A homeless encounter

Another take on the street folk

The author is a freelance writer and “day-to-day survivor.” She wrote the June 13 CN&R Cover story “Canning way of life” under a pen name.

I laugh when people say they meet “good people” on the street—mothers and children and kind men. I meet stringy, weather-beaten men of indeterminate age with matted hair and beards, and women who look like troglodytes. They’re loud, aggressive, insistent, demanding, rude and overly familiar. They’re entitled, because they think I have more than they do and I should share. They will have money from me. But in reality they won’t, leaving them to shout, “Fuck you, bitch!”

I recently had an encounter with some homeless on a morning when the heavens opened and I got soaked going to the grocery store, even though I took the bus most of the way. On my way back from the store, I tried to walk beneath the awning that protects the storefronts.

In front of the laundromat, a group of street people was camping out, obviously as eager as I was to avoid getting wet. I threaded my way delicately through their bicycles, trailers and gear. As I stepped over an empty dog-food bowl, a beefy young man with rust-red, wiry hair and a beard confronted me. “You should have said, ‘Excuse me!’” he announced. “Better yet, you should have just walked around us!”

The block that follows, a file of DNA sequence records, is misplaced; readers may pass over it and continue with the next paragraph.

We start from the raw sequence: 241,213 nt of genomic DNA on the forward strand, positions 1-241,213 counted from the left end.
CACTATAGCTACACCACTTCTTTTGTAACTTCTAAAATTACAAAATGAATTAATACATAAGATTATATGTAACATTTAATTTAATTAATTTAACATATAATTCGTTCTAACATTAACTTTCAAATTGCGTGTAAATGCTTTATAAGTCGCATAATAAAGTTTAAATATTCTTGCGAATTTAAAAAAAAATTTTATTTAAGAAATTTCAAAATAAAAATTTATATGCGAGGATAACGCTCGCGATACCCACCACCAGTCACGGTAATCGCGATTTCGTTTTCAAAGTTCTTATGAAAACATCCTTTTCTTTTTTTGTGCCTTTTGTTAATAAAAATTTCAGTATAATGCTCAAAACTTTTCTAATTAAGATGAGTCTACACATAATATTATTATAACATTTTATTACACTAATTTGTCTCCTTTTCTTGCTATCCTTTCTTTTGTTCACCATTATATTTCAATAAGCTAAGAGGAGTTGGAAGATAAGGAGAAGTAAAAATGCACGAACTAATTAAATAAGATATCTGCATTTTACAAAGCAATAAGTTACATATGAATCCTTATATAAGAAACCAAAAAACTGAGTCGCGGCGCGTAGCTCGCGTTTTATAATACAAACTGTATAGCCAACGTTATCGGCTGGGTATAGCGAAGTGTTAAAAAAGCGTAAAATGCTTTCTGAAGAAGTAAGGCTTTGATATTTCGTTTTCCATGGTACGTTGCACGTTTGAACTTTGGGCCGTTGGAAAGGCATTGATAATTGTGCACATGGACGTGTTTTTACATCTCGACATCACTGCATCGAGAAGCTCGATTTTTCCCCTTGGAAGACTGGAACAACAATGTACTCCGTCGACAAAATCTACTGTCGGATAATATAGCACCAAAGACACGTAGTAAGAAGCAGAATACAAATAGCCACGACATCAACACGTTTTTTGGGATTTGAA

I expressed a wish not to get any wetter than I already was, and foolishly said I believed that the sidewalk was for everybody. Red Beard rejoined that I should just go out in the rain, turn my face up, open my mouth and drown like a stupid turkey. He demonstrated this and it wasn’t a pretty sight.

I retorted cleverly, “I think I’m talking to a turkey.” That effectively ended the conversation, except that as I turned to go, the woman squatting by the food bowl started making gobbling sounds. The homeless must have the last word—or sound, in this case.

Right now, I’m all for a “no sit, no lie, no stand, no sleep, no breathe, no piss, no…”—well, you know. The homeless don’t want to behave. They don’t get along with others; they don’t want to. They don’t want rules and regulations. They want to come and go as they please; drink, smoke or ingest whatever they desire; misbehave; and have you love them anyway.